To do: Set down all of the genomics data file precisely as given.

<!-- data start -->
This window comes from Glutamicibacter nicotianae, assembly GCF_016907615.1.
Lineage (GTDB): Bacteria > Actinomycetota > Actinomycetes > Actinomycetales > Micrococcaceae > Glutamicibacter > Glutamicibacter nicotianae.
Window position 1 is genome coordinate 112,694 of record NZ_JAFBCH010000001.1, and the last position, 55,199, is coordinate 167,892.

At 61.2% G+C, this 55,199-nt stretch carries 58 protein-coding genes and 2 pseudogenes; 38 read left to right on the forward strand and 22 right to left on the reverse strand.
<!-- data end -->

This window comes from Glutamicibacter nicotianae, assembly GCF_016907615.1.
Lineage (GTDB): Bacteria > Actinomycetota > Actinomycetes > Actinomycetales > Micrococcaceae > Glutamicibacter > Glutamicibacter nicotianae.
Window position 1 is genome coordinate 112,694 of record NZ_JAFBCH010000001.1, and the last position, 55,199, is coordinate 167,892.

At 61.2% G+C, this 55,199-nt stretch carries 58 protein-coding genes and 2 pseudogenes; 38 read left to right on the forward strand and 22 right to left on the reverse strand.